If you believe in aliens from outer space, it may just be a religious impulse. A recent Scientific American article by Michael Shermer (founder of the Skeptics Society and the publisher of Skeptic magazine) highlights a recent set of studies at North Dakota State University (NDSU) that found “those who report low levels of religious belief but high desire for meaning in life show greater belief in ETIs [Extraterrestrial Intelligence].” Of course, everyone is religious, including atheists and skeptics—they just place their belief in an evolutionary worldview, naturalism, and humanism, instead of in Christ and his Word.
Romans 1 tells us that God has made it evident to all that he is the Creator—that’s why all are without excuse. Everyone knows God exists—which is why people have this yearning to find meaning in life. Sadly, because of our sin nature, many refuse to acknowledge who the true God is—they would rather believe in aliens than believe in the God of the bible.
In one of the NDSU team’s studies, researchers found that atheists and agnostics “were statistically significantly more likely to report believing in ETIs than those who reported being religious (primarily Christian).” In two further studies, the researchers found a correlation between a “lower presence of meaning and higher search for meaning” and a “greater belief in ETI.”
From these studies the authors conclude: “ETI beliefs serve an existential function: the promotion of perceived meaning in life. In this way, we view belief in ETI as serving a function similar to religion without relying on the traditional religious doctrines that some people have deliberately rejected.” By this they mean the supernatural: “accepting ETI beliefs does not require one to believe in supernatural forces or agents that are incompatible with a scientific understanding of the world.” If you don't believe in God but seek deeper meaning outside our world, the thought that we are not alone in the universe “could make humans feel like they are part of a larger and more meaningful cosmic drama,” they observe.
Essentially, what these authors are saying is that atheists (whose religion is ultimately meaningless, purposeless, and hopeless) who are seeking a meaning for their lives may appeal to aliens to fulfill this role. Maybe if there’s something else out there, it will give their lives some meaning.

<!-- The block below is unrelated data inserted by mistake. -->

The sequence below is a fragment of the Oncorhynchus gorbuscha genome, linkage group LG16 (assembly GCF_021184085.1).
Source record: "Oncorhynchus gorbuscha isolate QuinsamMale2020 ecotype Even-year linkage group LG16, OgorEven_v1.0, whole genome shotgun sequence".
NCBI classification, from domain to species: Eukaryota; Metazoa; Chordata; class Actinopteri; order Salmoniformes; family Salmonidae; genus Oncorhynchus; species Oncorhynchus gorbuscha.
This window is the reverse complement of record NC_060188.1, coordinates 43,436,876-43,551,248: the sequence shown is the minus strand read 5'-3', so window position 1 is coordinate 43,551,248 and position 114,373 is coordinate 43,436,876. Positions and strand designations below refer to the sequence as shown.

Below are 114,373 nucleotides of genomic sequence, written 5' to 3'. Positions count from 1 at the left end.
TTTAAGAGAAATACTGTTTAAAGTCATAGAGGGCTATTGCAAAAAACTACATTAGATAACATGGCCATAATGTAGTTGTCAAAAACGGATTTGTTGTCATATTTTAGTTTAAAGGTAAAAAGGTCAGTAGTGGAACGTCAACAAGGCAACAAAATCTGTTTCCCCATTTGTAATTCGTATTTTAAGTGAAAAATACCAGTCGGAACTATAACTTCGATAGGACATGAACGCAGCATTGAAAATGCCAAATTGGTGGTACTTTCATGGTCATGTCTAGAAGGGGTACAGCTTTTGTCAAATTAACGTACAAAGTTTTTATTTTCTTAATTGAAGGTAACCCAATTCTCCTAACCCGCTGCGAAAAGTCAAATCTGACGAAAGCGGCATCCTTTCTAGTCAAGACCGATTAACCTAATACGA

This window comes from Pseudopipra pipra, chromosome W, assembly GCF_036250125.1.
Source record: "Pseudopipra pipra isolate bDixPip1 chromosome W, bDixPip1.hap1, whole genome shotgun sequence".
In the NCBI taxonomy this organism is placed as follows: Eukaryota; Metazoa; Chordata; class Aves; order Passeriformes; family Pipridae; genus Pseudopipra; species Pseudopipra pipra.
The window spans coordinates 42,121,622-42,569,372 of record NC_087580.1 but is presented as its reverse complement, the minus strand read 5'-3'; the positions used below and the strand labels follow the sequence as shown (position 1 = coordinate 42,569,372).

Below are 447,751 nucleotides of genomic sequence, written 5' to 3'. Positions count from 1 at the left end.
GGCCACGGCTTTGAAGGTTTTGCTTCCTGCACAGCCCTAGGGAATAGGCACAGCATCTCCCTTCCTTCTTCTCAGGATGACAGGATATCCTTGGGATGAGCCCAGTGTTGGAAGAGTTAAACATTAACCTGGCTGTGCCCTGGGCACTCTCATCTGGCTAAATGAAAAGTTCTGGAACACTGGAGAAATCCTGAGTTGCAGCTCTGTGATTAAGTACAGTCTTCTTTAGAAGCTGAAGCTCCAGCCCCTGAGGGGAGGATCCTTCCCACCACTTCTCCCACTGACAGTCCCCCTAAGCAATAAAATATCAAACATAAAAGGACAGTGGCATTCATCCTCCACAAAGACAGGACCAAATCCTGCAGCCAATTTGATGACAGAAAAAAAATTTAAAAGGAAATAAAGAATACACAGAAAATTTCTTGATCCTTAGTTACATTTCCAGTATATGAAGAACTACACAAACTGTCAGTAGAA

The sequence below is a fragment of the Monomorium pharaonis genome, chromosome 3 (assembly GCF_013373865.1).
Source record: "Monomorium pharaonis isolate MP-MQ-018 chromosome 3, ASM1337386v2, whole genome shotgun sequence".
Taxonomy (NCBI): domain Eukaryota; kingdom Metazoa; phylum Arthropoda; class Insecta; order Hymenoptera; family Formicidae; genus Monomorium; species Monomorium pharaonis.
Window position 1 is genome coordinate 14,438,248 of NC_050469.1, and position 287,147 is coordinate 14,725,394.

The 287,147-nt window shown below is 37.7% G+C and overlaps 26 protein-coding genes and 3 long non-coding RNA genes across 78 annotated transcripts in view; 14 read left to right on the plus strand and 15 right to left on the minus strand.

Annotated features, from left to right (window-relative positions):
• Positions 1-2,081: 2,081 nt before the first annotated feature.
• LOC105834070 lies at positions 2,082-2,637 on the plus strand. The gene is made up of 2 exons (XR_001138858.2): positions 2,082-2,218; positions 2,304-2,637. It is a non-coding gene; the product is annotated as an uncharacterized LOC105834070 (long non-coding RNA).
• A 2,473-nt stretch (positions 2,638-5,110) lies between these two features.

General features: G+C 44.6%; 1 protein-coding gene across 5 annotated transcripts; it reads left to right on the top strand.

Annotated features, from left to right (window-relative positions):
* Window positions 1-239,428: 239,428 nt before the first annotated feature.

We can have a personal relationship with our Creator because of his Son, and we can serve and worship him and be with him for eternity.
But there is someone out there—our Creator! Our lives don’t have to be meaningless, purposeless, or hopeless because there is a God who knows us, loves us, and came to die on the Cross for us. We can have a personal relationship with our Creator because of his Son, and we can serve and worship him and be with him for eternity. He has revealed himself to us in his Word, in the person of Jesus Christ, and in how he has made himself evident from the created universe we live in.
Shermer concludes his article with this:
Given that there is no more evidence for aliens than there is for God, believers in either one must take a leap of faith or else suspend judgment until evidence emerges to the contrary. I can conceive of what that might be for ETI but not for God, unless the deity is a sufficiently advanced ETI as to appear divine.
But there is evidence for God all around us in what God has made—indeed there’s so much evidence for God in creation that those who reject him are without excuse (Romans 1:18–20). Shermer and others like him choose to reject this evidence and instead interpret it through the lens of their naturalistic, evolutionary worldview. Yes, they would rather believe in nonexistent aliens for which there is no evidence instead of the God of creation, for which the evidence cries out, “In the beginning God created.”
Instead of appealing to nonexistent aliens for meaning and purpose, I encourage Shermer and other atheists like him, to turn to Jesus Christ and experience the hope and purpose he gives through the gospel.
Thanks for stopping by and thanks for praying,
This item was written with the assistance of AiG’s research team.